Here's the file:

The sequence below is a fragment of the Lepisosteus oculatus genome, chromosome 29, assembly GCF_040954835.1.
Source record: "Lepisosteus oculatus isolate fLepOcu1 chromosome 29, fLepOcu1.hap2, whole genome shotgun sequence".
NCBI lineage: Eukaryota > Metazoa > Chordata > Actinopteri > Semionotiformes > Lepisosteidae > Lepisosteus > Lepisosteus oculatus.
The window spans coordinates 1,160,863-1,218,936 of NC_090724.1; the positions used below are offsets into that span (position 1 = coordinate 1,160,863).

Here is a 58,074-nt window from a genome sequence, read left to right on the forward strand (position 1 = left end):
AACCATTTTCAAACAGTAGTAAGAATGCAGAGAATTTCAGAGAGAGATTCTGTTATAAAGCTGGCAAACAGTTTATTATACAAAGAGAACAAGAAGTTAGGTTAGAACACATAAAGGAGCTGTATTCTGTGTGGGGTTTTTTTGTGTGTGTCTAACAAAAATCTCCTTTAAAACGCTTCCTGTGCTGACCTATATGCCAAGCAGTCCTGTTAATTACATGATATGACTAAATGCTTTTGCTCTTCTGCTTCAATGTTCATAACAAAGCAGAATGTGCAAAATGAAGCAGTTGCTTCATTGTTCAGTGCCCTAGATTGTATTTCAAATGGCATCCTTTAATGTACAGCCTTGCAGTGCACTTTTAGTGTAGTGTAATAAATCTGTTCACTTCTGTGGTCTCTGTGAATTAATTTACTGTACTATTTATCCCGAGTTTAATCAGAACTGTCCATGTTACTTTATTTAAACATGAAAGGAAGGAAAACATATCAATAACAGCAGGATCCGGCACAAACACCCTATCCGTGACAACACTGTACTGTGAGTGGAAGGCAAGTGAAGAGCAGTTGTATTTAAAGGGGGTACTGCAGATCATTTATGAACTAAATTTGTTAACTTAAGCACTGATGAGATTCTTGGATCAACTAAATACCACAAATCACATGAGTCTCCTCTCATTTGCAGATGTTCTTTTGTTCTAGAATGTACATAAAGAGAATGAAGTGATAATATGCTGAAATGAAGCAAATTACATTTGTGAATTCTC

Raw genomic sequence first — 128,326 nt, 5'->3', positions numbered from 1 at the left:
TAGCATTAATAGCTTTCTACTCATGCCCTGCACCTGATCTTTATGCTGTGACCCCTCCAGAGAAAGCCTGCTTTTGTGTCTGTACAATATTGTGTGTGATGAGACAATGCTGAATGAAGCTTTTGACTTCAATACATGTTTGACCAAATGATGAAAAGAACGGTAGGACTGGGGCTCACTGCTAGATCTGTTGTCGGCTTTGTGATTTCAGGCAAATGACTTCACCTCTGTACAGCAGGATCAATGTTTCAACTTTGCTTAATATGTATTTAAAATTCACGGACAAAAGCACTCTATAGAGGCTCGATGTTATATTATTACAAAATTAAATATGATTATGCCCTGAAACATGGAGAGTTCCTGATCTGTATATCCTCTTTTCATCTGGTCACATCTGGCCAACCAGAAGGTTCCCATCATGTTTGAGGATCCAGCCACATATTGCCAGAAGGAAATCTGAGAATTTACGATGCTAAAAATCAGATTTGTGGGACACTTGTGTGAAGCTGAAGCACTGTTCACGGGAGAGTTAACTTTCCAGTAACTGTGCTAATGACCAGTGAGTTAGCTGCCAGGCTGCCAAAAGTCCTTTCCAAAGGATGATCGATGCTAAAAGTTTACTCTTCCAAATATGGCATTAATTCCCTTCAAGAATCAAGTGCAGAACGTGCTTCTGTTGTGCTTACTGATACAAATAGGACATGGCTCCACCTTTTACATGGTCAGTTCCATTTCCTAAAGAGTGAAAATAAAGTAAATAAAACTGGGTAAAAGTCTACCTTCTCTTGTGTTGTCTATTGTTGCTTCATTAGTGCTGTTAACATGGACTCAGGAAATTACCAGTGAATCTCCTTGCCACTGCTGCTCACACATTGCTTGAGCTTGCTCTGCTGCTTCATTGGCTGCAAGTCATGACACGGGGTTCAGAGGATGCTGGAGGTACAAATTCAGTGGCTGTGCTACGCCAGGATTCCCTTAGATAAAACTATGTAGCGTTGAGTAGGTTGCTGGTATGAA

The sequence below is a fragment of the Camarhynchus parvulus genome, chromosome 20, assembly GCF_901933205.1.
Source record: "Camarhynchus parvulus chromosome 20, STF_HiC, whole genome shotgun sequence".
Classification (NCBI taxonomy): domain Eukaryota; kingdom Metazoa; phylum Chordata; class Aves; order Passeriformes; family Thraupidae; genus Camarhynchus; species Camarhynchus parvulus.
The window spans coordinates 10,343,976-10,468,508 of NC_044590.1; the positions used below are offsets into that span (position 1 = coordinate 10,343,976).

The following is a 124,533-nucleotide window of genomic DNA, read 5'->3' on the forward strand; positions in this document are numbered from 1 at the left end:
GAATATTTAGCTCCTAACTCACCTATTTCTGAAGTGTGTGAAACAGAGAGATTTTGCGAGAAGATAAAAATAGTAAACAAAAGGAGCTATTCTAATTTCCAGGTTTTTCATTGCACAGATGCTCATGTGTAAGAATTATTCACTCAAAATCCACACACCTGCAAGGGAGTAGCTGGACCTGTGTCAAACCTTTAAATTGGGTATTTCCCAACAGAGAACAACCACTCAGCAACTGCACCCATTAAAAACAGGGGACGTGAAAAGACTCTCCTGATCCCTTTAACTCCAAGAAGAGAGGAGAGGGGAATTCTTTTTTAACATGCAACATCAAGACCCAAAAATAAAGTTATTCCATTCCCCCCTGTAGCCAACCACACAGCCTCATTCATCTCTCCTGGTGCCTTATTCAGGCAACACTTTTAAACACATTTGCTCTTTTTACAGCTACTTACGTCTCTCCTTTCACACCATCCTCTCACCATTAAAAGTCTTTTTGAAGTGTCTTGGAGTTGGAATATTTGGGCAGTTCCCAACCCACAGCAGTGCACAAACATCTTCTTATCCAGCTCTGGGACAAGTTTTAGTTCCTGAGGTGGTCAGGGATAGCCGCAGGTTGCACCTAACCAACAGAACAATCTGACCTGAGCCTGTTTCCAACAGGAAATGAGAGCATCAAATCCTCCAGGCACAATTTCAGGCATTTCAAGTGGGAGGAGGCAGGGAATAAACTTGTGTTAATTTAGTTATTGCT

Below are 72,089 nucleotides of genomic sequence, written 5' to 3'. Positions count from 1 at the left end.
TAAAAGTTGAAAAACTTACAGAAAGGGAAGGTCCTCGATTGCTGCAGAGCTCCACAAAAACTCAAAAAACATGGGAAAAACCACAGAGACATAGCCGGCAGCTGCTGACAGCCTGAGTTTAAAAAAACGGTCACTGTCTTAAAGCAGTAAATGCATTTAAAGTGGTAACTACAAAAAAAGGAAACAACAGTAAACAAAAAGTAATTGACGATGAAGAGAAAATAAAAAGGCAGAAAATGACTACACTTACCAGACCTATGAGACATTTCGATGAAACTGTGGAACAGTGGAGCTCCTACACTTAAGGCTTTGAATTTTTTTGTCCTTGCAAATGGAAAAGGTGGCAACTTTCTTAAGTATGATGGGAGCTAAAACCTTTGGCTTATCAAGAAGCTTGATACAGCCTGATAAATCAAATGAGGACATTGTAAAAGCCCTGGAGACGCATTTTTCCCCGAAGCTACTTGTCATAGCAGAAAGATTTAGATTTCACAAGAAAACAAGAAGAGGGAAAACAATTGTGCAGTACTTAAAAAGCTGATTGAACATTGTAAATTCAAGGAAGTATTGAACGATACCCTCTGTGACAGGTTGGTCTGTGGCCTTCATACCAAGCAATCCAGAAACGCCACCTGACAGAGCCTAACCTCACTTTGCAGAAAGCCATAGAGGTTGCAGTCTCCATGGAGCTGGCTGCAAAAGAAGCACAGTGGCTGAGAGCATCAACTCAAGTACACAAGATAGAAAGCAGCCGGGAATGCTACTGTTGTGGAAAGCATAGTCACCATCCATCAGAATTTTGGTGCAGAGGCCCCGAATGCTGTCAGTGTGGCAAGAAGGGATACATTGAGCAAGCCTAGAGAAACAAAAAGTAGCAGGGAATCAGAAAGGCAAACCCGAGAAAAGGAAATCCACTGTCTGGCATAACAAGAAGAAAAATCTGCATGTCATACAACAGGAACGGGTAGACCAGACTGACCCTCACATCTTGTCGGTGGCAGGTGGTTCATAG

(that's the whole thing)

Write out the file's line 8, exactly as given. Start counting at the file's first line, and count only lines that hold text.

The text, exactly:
TAGCATTAATAGCTTTCTACTCATGCCCTGCACCTGATCTTTATGCTGTGACCCCTCCAGAGAAAGCCTGCTTTTGTGTCTGTACAATATTGTGTGTGATGAGACAATGCTGAATGAAGCTTTTGACTTCAATACATGTTTGACCAAATGATGAAAAGAACGGTAGGACTGGGGCTCACTGCTAGATCTGTTGTCGGCTTTGTGATTTCAGGCAAATGACTTCACCTCTGTACAGCAGGATCAATGTTTCAACTTTGCTTAATATGTATTTAAAATTCACGGACAAAAGCACTCTATAGAGGCTCGATGTTATATTATTACAAAATTAAATATGATTATGCCCTGAAACATGGAGAGTTCCTGATCTGTATATCCTCTTTTCATCTGGTCACATCTGGCCAACCAGAAGGTTCCCATCATGTTTGAGGATCCAGCCACATATTGCCAGAAGGAAATCTGAGAATTTACGATGCTAAAAATCAGATTTGTGGGACACTTGTGTGAAGCTGAAGCACTGTTCACGGGAGAGTTAACTTTCCAGTAACTGTGCTAATGACCAGTGAGTTAGCTGCCAGGCTGCCAAAAGTCCTTTCCAAAGGATGATCGATGCTAAAAGTTTACTCTTCCAAATATGGCATTAATTCCCTTCAAGAATCAAGTGCAGAACGTGCTTCTGTTGTGCTTACTGATACAAATAGGACATGGCTCCACCTTTTACATGGTCAGTTCCATTTCCTAAAGAGTGAAAATAAAGTAAATAAAACTGGGTAAAAGTCTACCTTCTCTTGTGTTGTCTATTGTTGCTTCATTAGTGCTGTTAACATGGACTCAGGAAATTACCAGTGAATCTCCTTGCCACTGCTGCTCACACATTGCTTGAGCTTGCTCTGCTGCTTCATTGGCTGCAAGTCATGACACGGGGTTCAGAGGATGCTGGAGGTACAAATTCAGTGGCTGTGCTACGCCAGGATTCCCTTAGATAAAACTATGTAGCGTTGAGTAGGTTGCTGGTATGAA